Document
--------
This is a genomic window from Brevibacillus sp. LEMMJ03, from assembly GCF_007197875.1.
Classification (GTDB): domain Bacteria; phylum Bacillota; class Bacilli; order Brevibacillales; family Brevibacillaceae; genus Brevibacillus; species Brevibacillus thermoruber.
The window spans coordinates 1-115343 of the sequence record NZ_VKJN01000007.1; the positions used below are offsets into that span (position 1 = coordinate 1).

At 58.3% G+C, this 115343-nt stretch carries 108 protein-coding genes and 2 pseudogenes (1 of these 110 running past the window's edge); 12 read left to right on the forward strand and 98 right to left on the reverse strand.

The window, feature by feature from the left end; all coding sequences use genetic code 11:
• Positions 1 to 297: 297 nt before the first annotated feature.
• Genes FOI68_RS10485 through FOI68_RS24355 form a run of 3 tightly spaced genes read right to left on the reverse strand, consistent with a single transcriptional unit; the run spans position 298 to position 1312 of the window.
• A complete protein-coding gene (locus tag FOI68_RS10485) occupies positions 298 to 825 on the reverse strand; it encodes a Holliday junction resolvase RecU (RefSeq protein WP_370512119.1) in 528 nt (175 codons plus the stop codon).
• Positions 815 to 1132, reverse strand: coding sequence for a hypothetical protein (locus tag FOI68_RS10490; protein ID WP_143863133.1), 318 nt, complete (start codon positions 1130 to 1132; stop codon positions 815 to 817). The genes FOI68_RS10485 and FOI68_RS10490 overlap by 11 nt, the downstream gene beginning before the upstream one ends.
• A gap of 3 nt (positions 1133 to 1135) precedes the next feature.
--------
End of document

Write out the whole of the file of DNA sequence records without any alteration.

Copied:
This is a genomic window from Brevibacillus sp. LEMMJ03, from assembly GCF_007197875.1.
Classification (GTDB): domain Bacteria; phylum Bacillota; class Bacilli; order Brevibacillales; family Brevibacillaceae; genus Brevibacillus; species Brevibacillus thermoruber.
The window spans coordinates 1-115343 of the sequence record NZ_VKJN01000007.1; the positions used below are offsets into that span (position 1 = coordinate 1).

At 58.3% G+C, this 115343-nt stretch carries 108 protein-coding genes and 2 pseudogenes (1 of these 110 running past the window's edge); 12 read left to right on the forward strand and 98 right to left on the reverse strand.

The window, feature by feature from the left end; all coding sequences use genetic code 11:
• Positions 1 to 297: 297 nt before the first annotated feature.
• Genes FOI68_RS10485 through FOI68_RS24355 form a run of 3 tightly spaced genes read right to left on the reverse strand, consistent with a single transcriptional unit; the run spans position 298 to position 1312 of the window.
• A complete protein-coding gene (locus tag FOI68_RS10485) occupies positions 298 to 825 on the reverse strand; it encodes a Holliday junction resolvase RecU (RefSeq protein WP_370512119.1) in 528 nt (175 codons plus the stop codon).
• Positions 815 to 1132, reverse strand: coding sequence for a hypothetical protein (locus tag FOI68_RS10490; protein ID WP_143863133.1), 318 nt, complete (start codon positions 1130 to 1132; stop codon positions 815 to 817). The genes FOI68_RS10485 and FOI68_RS10490 overlap by 11 nt, the downstream gene beginning before the upstream one ends.
• A gap of 3 nt (positions 1133 to 1135) precedes the next feature.